"You sound to me as though you don't believe in free will," said Billy Pilgrim. "If I hadn't spent so much time studying Earthlings," said the Tralfamadorian, "I wouldn't have any idea what was meant by free will. I've visited 31 inhabited planets in the universe...Only on Earth is there any talk of free will." -- K. Vonnegut, Slaughterhouse-Five

Wednesday, June 30, 2004

right now I am into

listening to...

Iron and Wine
The Mountain Goats
TV on the Radio
(older) Modest Mouse
The 6ths

and reading...

Funny Boy (Shyam Selvadurai)
Palestine (Joe Sacco)
Journey to the End of the Night (Celine)
A Century of Genocide: Utopias of Race and Nation (Eric Wietsz)
The Lonely Planet India travel guide

and bike riding.

Useful Insomnia

I never thought I would say this, but, I think sleeping may be overrated. Some sleeping, yes. Does anyone really need 8 hours of sleep? For the last month or two, I have been averaging 4 to 5 hours a night. I haven't even approached my bed before 1 am since early May. My head has never been clearer - it's as if staying awake long enough gave my brain time to clean itself out. And then there is the issue of 6:18 am. Every morning I wake up and my room is filled with sunlight, which makes me think that it is obviously time to get up. Apparently my body is on a schedule that it hasn't consulted with me about, because this happens every day at 6:18am. I don't have to be anywhere until 9am! I fought it at first, the idea of rising with the sun. But then I realized that fighting it is futile. Now I get up, grab some books, and join all the other insomniacs at Caffeto that early in the morning. I keep thinking the lack of sleep is going to catch up with me, but for right now, it's making me feel more alive than I have in years. Why would you want to sleep when there is so much to do? Don't ask me where this optimisim is coming from - I haven't figured that one out yet.

Friday, June 25, 2004

Cube news

The woman in the cube across from me is constantly having the same conversation over and over again with either her husband or her child. The essence of it is:

WIC (woman in cubicle): Hi Sweetie.
H/C (husband/child): [one word response]
WIC: Just calling to check in.
H/C: [short pause]
WIC: Okay then. When will you be home?
H/C: [time given]
WIC: Okay then. Bye Bye.

She has this conversation at least 4 times a day. All I know is that if I were the "sweetie" on the other end, I would be going insane. There has GOT to be some other piece of information she can share with them - world news? The weather? Observations about her drive to work? When she isn't having this conversation, she is constantly hacking and coughing, possibly dying from consumption.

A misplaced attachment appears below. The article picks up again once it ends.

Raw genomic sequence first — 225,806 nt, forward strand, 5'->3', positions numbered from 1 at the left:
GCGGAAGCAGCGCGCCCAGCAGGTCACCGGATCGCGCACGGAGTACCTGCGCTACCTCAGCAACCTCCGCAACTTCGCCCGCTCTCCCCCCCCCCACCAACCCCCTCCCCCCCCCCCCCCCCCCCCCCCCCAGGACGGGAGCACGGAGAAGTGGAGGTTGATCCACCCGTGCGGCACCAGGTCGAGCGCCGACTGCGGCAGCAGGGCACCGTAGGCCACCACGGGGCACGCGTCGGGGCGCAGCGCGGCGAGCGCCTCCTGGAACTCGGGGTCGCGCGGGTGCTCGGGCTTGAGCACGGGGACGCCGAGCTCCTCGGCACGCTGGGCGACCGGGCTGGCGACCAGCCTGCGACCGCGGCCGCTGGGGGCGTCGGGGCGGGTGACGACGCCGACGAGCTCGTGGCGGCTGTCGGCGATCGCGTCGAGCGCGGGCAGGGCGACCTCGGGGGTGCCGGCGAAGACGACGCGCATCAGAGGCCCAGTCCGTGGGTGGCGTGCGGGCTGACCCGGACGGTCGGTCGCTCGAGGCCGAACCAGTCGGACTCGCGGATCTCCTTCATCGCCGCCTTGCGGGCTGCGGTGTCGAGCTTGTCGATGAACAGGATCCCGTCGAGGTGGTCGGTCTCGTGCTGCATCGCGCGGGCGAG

I've had my bike for a few months. I kept telling myself that any day I would start riding it. But for some reason it seemed like a big pain - dragging it out of the house, fighting car traffic, unlocking it and locking it everywhere. Now that I am living somewhere that finally feels urban, the bike has become my biggest bit of freedom. Anytime you start to get lost in your head, you can rely on the bike to pull you back out of yourself. The bike takes me to work, to German class, to the YWCA. It can take me to the co-op and the bar, the bookstores and the lakes. There's no waiting for the bus, or relying on someone else's car. I thought it may encourage me to just stay at my place and never venture outside, but it has been the opposite. The bike route to the University through downtown involves a trip across the Stone Arch Bridge - a little pedestrian bridge that is really quiet and beautiful. It's just about the only place I have ever seen the Mississippi look inviting. It makes me appreciate Minneapolis much more than the factories, empty prairie land, and gloomy Sundays ever will.

Thursday, June 24, 2004

What has Friendster done for you lately?

Okay, so I resisted Friendster in the beginning. Of course it didn’t take me too long to realize the countless hours of work time that could be occupied by Friendster related activities. I put up my profile, collected my friends, added some that I hadn’t been in touch with for ages. But the true joy of Friendster has only come to me recently: deleting friends. It’s like technological murder! There are no guns, knives, poison or blood – just a "delete friend" button. The Friendster gods even give you a chance to change your mind by asking "Are you sure you want to delete [bad person] as your Friendster?" Hitting that "yes" button is akin to pulling the trigger on a long awaited end of friendship gun. I recently cleaned out 7 or 8 people, and it felt so good. An ex-boyfriend, his friends I never liked, a few other random people I don’t know too well. I will never have to see their little Friendster pictures again! I will no longer be acquainted with their relationship status, interests, or favorite books. Collecting large numbers of friends means nothing to me – I am no Friendster whore!

Wednesday, June 23, 2004

Sleeping with my eyes open

Ever wake up angry because of something someone did in a dream? It's possibly one of the strangest feelings in the world. I've spent whole days feeling oddly disturbed, for no reason I can remember. I have had a recent slew of these dreams, and have decided that we, as a people, need to find a way around the "dream problem". I'm going to spend this evening focused on dreaming of people I haven't seen in at least 5 years. If I'm lucky it will also involve amusement park rides, bookstores, boba tea and/or scenes from the Royal Tenenbaums. Someone out there has to have figured this out by now. It should fall in scientific discovery order somewhere between "time machine" and "invisible serum".